Maria Madrid sits at the back of a cluttered and worn classroom, in an annex building of St. Mark’s Parish on Harbour Way. In the back corner of the room a woman tries to keep a half dozen wiggly kids quiet and coloring so they won’t disturb the students. The brightly painted walls look faded, and there are holes in them that have yet to be repaired. A large crucifix is propped up in the left front corner.
Madrid leans forward in her seat to look around the rows of people at the white board where the teacher is writing a part of today’s history lesson: “Carter is against torture.”
“I like to know the story of the United States,” Madrid she said after class.
Madrid, 43, moved from El Salvador to Richmond 24 years ago. After two-plus decades in the United States she is ready to take a citizenship test—almost. First, she wants to finish the citizenship class she’s taking through West Contra Costa Adult Education.
Speaking slowly and carefully, Madrid describes in English how much she has learned. “Civil rights, the Constitution,” she said, “I didn’t have any idea.”
The class she’s taking is “U.S. Citizenship Class, with babysitting,” and it’s provided free of charge to residents in the West Contra Costa Unified School District.
Madrid said that her family is on a tight budget, and if the class cost anything she wouldn’t be able to take it. “It’s free,” she said. “What a great opportunity.”
In addition to citizenship classes, the adult school also offers GED preparation, English as a second language classes, adult basic education, older adult classes and classes for adults with disabilities, all for free. The money comes from the West Contra Costa Unified School District (WCCUSD) budget.
Like all public schools in California, the adult education program has suffered severe cuts and many worry it’s nearing the end of its life.
“Failure of Prop 30,” said Kenneth Ryan, Madrid’s citizenship teacher and a veteran at the school, “could be the thing that sweeps it away.”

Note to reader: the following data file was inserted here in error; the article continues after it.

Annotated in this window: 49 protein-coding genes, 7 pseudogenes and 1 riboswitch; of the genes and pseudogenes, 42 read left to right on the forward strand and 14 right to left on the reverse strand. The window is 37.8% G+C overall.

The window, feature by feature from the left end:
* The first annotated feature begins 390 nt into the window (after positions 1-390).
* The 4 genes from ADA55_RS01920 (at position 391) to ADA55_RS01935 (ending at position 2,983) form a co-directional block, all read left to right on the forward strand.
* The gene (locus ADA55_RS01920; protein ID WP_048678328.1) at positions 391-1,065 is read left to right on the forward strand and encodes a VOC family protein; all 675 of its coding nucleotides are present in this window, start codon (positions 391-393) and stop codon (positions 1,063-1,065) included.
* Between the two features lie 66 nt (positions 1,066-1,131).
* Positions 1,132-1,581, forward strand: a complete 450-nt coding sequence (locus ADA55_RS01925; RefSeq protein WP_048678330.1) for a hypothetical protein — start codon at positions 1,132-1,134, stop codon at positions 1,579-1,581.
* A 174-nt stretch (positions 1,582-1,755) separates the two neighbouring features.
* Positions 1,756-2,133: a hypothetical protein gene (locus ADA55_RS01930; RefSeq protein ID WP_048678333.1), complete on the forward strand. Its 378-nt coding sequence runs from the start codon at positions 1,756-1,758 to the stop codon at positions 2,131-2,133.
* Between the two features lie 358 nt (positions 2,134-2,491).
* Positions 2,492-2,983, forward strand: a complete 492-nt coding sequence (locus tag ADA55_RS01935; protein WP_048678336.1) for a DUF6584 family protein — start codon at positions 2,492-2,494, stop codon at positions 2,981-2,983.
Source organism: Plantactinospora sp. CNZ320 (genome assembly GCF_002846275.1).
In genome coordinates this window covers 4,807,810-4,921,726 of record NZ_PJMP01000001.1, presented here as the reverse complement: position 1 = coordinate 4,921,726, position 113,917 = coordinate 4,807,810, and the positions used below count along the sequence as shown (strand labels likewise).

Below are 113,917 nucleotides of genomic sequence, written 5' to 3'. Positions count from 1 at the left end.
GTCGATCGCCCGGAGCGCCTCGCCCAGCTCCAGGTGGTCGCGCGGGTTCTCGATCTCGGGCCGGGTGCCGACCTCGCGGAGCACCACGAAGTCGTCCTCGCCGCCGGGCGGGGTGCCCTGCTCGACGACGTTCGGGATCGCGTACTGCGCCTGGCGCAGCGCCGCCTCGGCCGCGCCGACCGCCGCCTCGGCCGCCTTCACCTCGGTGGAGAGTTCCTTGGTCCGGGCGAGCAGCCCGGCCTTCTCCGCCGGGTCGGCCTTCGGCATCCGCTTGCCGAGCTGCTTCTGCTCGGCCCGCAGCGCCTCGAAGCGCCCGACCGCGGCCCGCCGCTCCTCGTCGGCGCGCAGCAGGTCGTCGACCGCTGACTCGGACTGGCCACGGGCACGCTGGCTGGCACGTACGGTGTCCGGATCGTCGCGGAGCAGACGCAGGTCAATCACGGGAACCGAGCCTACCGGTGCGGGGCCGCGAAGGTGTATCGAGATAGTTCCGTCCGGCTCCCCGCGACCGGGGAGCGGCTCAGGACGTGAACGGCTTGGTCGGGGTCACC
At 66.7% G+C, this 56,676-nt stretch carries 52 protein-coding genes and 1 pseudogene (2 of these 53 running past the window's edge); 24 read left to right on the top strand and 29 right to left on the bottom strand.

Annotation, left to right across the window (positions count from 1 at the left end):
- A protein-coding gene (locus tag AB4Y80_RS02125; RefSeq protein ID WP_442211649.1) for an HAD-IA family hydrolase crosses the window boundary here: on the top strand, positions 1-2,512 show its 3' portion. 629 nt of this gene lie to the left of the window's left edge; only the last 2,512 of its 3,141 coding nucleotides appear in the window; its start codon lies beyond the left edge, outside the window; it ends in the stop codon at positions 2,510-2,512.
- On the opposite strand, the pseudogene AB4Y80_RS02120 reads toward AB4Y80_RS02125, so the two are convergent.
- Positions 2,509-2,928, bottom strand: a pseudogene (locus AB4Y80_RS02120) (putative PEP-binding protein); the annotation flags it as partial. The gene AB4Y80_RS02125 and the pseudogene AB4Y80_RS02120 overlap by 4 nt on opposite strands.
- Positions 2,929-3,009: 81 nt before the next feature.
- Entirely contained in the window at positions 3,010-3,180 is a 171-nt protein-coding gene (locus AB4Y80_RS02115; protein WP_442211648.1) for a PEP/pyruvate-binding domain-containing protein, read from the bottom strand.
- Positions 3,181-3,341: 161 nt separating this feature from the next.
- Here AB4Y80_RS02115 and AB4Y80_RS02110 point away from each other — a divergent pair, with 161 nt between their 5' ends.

Proposition 30, commonly known as the governor’s tax, would raise additional funding for schools through a combination of income and sales tax increases.
Governor Jerry Brown, when drafting this year’s state budget, accounted for the passage of Prop 30 in his projections. If the proposition doesn’t pass schools can expect mid-year trigger cuts, which for WCCUSD would amount to $12 million, said Sheri Gamba, the district’s associate superintendent of business services.
Ryan said he worries that if the district has to make more cuts, they’ll make them to the adult education program. Until 2009, when the state hit school districts with the deepest round of cuts, adult education’s survival wouldn’t have been an issue.
“In 2009,” Ryan said, “we had a $7 million budget and $3 million in reserves.”
In issuing its cuts, the California Legislature also provided “categorical flexibility,” for school districts’ remaining funding—meaning districts no longer had to spend a certain amount of their money on programs like music, art or adult education. Ryan said that when adult ed lost this protection WCCUSD took all of its reserves and significantly cut their operating budget.
After this change in law, many adult schools started to charge for key programs—like ESL and basic education—that were once offered for free. West Contra Costa Adult Education tried this method too. Ryan estimates it didn’t last for longer than six months.